16 posts categorized "browsers"


SSL Certificate Warning of the Month: The Aquarium

In support of the recent 3.1 launch of GlassFish open source and commercial versions, The Aquarium is featuring a nice Download GlassFish 3.1 Final badge in the top right hand corner that, unfortunately, generates SSL warnings.  I'm preserving the target in the Download link in this article because I believe that the error will be corrected soon but people might be interested in seeing what was originally returned.  

The error is a simple Hostname Mismatch warning but with the rapid rate of change in most browsers, it's always interesting to me to see how browsers handle these types of warnings.

If there were a prize for 'prettiest error message', Safari would win:


Google Chrome provides similar information to what Safari provides but wraps it all up in an angry red:


Interestingly, from my standpoint as a web site administrator standpoint, Firefox wins here in that it is providing the most useful information:


All three browsers are good in that they pop up a warning that the hostname of the site does not match the common name on the certificate but Firefox goes the extra mile by showing *ALL* the valid hosts for this certificate.  Safari and Chrome display that the site name (glassfish.dev.java.net) does not match the certificate name (www.java.net) but this type of certificate is valid for more than just www.java.net.


Browsers: Is SSL Really Working?

Every time I think I have a fairly good understanding of how SSL works, something weird comes along to knock that understanding back a few notches.  Case in point:  Certificate Chains.  IBM has a nice, short article called "How Certificate Chains Work" that describes what they are so I'm linking to that in order to save some space for this post.  

With almost any type of certificate one purchases from Verisign today, and I use Verisign as an example because I am a Verisign certificate user, two intermediate certificates sit between the root certificate and the server certificate: a Primary Intermediate and a Secondary Intermediate.  The Primary Intermediate is the same regardless of the type of server certificate that was purchased.  The Secondary Intermediate varies according to the type of server certificate purchased.  If you purchased one of their SecureSite with EV certificates, the secondary intermediate is different from the one that is issued along with their SecureSite certificates but the Primary Intermediate is the same. 

Browsers have a feature in that they, I thought, displayed the full certificate chain, also known as the certification path.  They would display the certificate hierarchy, so you can see the root, the intermediate(s) and the server cert.  Problem is, they seem to have stopped doing this.  Take Safari 5, which is displaying the certification path for the Extended Validation cert securing www.verisign,com:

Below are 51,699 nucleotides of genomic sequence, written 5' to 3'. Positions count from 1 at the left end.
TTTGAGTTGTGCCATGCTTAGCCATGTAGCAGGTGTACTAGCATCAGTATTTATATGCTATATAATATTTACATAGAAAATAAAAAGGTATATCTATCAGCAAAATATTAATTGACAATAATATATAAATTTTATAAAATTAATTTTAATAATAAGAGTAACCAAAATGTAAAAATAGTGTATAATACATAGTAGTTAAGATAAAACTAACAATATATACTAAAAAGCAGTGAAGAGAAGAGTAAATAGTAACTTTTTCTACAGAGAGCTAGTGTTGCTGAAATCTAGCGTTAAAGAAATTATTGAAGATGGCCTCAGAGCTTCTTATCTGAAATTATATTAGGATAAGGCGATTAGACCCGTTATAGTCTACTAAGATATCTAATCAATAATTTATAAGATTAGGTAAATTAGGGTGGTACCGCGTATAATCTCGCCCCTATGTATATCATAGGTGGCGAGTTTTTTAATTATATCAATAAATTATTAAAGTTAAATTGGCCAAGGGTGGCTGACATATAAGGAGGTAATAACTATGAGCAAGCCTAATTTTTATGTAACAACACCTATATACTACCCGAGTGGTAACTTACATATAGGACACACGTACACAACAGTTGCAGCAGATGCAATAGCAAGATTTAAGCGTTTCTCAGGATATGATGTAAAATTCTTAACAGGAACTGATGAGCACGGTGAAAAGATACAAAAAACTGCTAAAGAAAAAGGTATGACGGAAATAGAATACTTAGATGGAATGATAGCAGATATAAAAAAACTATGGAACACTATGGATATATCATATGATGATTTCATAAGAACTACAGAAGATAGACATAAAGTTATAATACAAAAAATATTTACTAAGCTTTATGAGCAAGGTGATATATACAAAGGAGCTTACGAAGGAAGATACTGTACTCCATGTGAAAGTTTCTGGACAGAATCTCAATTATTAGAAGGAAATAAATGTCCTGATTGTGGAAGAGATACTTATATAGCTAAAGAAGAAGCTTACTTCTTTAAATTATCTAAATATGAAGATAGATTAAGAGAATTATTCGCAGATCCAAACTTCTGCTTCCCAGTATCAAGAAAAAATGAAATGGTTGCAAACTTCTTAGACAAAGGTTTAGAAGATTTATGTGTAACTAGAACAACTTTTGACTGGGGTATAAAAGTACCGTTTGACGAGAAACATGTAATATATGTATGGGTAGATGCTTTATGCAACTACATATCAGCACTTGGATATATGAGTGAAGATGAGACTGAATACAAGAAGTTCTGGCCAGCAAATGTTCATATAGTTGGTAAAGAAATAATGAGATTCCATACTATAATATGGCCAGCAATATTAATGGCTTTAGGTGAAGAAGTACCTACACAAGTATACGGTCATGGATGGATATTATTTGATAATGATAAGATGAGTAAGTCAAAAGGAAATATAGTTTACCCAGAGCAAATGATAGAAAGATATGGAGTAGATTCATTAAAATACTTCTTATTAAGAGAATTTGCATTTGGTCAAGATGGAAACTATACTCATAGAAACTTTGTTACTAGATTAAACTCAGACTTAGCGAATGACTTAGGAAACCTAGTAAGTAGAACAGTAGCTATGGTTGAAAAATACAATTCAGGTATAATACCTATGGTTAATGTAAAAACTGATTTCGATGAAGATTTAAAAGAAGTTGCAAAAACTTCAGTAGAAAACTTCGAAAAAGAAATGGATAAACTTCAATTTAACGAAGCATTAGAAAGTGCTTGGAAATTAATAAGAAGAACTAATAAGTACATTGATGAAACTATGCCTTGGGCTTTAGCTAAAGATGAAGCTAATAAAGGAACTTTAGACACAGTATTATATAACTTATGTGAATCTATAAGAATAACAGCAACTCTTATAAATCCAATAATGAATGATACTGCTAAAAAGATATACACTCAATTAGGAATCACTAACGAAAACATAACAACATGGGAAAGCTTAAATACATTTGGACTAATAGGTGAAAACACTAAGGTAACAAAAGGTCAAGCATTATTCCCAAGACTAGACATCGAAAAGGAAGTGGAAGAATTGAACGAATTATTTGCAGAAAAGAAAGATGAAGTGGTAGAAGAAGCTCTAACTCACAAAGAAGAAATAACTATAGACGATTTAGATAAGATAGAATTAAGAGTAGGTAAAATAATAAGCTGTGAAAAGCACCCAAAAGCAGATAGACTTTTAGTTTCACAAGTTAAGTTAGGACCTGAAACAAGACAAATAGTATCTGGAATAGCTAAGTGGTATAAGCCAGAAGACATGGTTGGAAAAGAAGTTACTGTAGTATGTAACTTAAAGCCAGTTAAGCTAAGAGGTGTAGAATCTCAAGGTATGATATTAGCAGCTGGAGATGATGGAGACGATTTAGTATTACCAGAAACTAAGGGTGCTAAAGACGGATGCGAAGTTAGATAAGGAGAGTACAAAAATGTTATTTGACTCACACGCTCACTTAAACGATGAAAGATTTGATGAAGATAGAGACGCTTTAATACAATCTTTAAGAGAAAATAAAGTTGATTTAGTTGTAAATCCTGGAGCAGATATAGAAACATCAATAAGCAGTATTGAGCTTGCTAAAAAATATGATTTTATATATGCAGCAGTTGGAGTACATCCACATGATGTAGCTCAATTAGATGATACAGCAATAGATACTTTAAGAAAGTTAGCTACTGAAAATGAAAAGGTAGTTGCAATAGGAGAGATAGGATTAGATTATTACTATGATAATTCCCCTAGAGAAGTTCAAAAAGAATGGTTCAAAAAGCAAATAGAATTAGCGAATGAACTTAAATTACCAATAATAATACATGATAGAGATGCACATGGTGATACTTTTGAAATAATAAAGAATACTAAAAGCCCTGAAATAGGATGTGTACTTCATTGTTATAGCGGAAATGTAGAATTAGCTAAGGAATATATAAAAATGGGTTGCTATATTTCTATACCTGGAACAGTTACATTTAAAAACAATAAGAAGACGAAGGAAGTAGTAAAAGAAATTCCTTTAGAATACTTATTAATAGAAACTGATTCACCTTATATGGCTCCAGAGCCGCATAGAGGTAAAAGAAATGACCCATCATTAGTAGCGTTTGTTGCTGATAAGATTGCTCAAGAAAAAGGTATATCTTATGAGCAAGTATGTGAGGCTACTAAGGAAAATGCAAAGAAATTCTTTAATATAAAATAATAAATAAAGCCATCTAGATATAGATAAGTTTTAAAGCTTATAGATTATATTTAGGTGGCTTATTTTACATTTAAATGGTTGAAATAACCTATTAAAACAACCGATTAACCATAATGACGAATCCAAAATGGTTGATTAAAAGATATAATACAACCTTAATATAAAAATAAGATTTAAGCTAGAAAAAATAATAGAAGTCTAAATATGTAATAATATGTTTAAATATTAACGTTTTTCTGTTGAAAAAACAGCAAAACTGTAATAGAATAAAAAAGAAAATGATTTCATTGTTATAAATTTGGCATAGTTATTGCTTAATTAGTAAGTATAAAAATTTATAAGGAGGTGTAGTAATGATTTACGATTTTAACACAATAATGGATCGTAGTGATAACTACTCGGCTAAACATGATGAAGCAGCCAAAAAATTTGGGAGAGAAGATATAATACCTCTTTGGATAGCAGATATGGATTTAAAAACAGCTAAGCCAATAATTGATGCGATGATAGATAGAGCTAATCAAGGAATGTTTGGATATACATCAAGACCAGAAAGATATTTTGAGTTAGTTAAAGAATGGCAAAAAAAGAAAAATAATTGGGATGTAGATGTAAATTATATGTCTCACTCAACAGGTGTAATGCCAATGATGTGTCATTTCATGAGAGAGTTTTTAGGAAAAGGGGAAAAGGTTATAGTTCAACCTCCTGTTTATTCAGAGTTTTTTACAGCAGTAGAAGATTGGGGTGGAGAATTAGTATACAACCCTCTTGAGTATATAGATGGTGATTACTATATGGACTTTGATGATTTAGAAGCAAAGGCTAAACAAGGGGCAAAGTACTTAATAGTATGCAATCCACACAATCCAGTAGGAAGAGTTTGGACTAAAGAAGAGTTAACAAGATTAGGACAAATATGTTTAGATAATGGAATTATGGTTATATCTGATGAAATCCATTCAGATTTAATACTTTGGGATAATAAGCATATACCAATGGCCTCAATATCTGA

Safari 5 shows the Primary Intermediate as if it is the root certificate, followed by the secondary intermediate, followed by the server cert.  What's missing is the actual root cert as this is supposed to be a 4 way chain.  

Firefox 3.6.13 exhibits the same behavior.  Before you think, "Oh, this must be a Mac thing...", Firefox 3.6.13 running on Ubuntu 10.10 shows the same thing, too.  So then I thought, well, maybe this is what is supposed to happen but two peculiar additional discoveries are the cause of my confusion.

Safari 3 shows the full certification path:

I found in my System Roots keychain that Apple has imported the Class 3 Public Primary Certification Authority - G5 cert, (the Primary Intermediate).  Perhaps that is why it is displaying a 4 way chain as a 3 way chain?  Well, that's what me and a buddy thought before connecting to one of my sites secured with a non EV cert but still utilizing the same 4-way chain.  In that case, all four certs in the certification path are displayed in Safari 5 (portions of the image redacted to protect the innocent):

So...what's going on browser makers?  I'm assuming that there is a bug somewhere but where??  Is my understanding of how this should be working the bug?  





Safari 5 Is Out

Apple released Safari 5 today for Windows and OS X.  Get it at the download page.  The What's New page lists all the new features (that were still not cool enough to get a mention during today's WWDC keynote) but some of them include:

  • Safari Reader - This looks like Apple's answer to ad-blocking while simultaneously providing something that will make the bloggers all upset.  Implemented as a toolbar button, once clicked, all sidebars will be dimmed and an on-screen display will pop up offering print, email, and font size control options.  Presumably, Safari Reader will work best with the new html5 article tag.
  • HTML 5 - Safari 5 is adding more HTML 5 support including Full Screen views and closed captioning. 
  • Faster - Performance improvements to the Nitro JavaScript engine and DNS Prefetching hopes to make things snappier.
  • Plugins/Extensions - Safari now adds supports for third-party developed extensions.  The new, free Safari Developer Program provides technical resources, a code signing facility, and developer forums.